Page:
Lucca Bianchi on his bike, above, and cruising around town in a mask, below. PHOTOS PROVIDED

Lucca Bianchi came into this world fighting, his mother Jeanette Laird Bianchi said. 

Lucca, who is almost four, had a pediatric stroke at birth, which resulted in him having: cerebral palsy, epilepsy and microcephaly. He is also hemiplegic, and uses only his right side for function, and on the autism spectrum.  

Jeanette was told that he probably wouldn’t be able to walk, but she fought against that and set him up with aquatic therapy to help build Lucca’s core muscles. When he did learn to walk, she said that his therapy was instrumental in making it happen.

 He is now in physical and occupational therapy, however, due to COVID-19 any in-person therapy assistance has been shut down, which has put a strain on parents like Jeanette, who have children with special needs.

“I’m not licensed to do this,” she said, explaining that the therapists can only provide virtual therapy instructions. “I don’t want to stretch him when I don’t know the property anatomy. I don’t feel comfortable doing it.” 

While she understands the measures being taken to flatten the curve, the fact that there isn’t an option of a house call for physical and occupational therapy puts her in the role of nurse, teacher and mother. Her biggest concern is keeping Lucca’s muscles relaxed, because if they tighten he will have to go in for surgery to correct it. Already she said he’s exhibiting behavioral problems because of the pain.

This is where the bike came in. 

To provide an alternate type of therapy, Jeanette attempted to work with disability services to get Lucca an adaptive bike, which has a loop handle for his right hand to turn the bike, a backrest seat, pedals with straps and rear steering for Jeannette to help him maneuver. Unfortunately, the bike was out of their budget, which led Jeanette to start a fundraiser on Go Fund Me.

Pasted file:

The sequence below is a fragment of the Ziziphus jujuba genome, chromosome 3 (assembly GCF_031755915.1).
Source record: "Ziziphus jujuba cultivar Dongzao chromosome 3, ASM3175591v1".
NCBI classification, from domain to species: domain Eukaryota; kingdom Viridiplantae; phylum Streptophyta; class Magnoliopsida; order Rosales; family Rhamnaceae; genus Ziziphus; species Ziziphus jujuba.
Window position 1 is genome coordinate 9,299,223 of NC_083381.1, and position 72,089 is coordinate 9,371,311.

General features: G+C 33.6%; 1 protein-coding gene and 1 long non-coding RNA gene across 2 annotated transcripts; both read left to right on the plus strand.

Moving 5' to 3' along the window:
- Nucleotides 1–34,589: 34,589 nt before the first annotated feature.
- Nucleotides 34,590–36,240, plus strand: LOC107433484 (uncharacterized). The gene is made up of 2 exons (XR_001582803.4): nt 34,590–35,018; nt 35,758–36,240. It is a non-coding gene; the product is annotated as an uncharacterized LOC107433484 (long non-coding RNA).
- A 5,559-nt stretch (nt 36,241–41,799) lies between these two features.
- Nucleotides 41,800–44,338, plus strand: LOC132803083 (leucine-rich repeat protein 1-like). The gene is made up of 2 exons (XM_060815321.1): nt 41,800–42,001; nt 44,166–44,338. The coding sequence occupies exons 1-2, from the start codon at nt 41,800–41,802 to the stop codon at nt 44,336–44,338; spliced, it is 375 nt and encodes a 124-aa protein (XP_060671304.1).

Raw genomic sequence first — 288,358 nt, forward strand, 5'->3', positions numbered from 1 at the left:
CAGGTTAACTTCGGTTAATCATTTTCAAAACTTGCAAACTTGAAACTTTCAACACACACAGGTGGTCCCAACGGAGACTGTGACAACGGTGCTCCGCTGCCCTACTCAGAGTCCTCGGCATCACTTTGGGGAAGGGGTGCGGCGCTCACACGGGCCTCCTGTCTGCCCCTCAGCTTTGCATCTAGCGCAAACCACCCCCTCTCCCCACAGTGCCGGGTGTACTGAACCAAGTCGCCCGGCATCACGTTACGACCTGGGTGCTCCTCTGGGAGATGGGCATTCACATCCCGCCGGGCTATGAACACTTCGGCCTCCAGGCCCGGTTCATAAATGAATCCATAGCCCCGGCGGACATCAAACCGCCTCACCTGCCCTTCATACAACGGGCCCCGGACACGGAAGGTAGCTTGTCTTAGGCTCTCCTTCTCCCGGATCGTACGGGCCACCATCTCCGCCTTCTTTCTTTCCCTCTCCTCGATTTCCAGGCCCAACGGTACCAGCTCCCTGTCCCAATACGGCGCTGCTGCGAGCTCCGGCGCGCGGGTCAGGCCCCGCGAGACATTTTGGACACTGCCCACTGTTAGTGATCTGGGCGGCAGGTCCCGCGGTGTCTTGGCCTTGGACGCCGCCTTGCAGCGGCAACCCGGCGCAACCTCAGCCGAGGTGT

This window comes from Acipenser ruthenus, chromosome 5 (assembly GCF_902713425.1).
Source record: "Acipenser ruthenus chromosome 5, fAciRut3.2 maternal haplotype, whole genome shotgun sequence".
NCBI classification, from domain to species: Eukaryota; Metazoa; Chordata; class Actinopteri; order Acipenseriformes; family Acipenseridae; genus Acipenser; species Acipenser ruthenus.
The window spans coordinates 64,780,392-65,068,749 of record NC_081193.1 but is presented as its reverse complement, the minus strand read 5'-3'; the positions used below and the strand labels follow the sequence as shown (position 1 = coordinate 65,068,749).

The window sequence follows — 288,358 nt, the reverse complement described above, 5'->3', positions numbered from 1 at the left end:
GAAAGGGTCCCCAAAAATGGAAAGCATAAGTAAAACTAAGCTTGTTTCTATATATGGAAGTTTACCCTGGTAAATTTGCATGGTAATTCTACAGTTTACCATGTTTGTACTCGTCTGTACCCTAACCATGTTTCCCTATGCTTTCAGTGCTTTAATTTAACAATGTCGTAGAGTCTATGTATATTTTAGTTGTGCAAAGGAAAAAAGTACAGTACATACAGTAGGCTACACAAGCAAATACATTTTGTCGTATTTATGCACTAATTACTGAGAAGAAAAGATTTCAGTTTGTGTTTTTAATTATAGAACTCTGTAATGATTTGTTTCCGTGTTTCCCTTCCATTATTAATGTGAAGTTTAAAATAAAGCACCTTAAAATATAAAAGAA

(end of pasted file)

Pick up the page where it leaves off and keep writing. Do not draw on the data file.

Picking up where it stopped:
“I’m sitting here trying to pull money together and felt hopeless,” she said, until her mother suggested starting a fundraiser. She was worried about the stigma attached because she had already done a fundraiser for Lucca when he was born to help pay for medical bills, and being in the middle of a pandemic, she didn’t think anyone would have the money to donate. 

In the first few days she received $500. In a week, she was able to raise the full $2,000 for the bike and the extra donations she got went toward buying Lucca and his sister, Catarina, a therapy swing; Catarina, who’s six, is on the autism spectrum and has a sensory processing disorder.

“I almost became overwhelmed,” she said as people reached out to her outside of Go Fund Me to send her a check or PayPal her. “To take $10 from your family and give it to my son who you’ve never met, that’s phenomenal if you think about that.”

She said that she’s received multiple messages from donors asking about the bike’s shipping status who are excited for Lucca to receive it. She said it was a bonding experience because everyone was so emotionally depleted that helping Lucca has been an uplifter.

“There’s a little bit of sunshine in all this,” she explained. “He’s going to be a kid, he’s going to get to go outside and he’s going to get physical and occupational therapy without even knowing it.”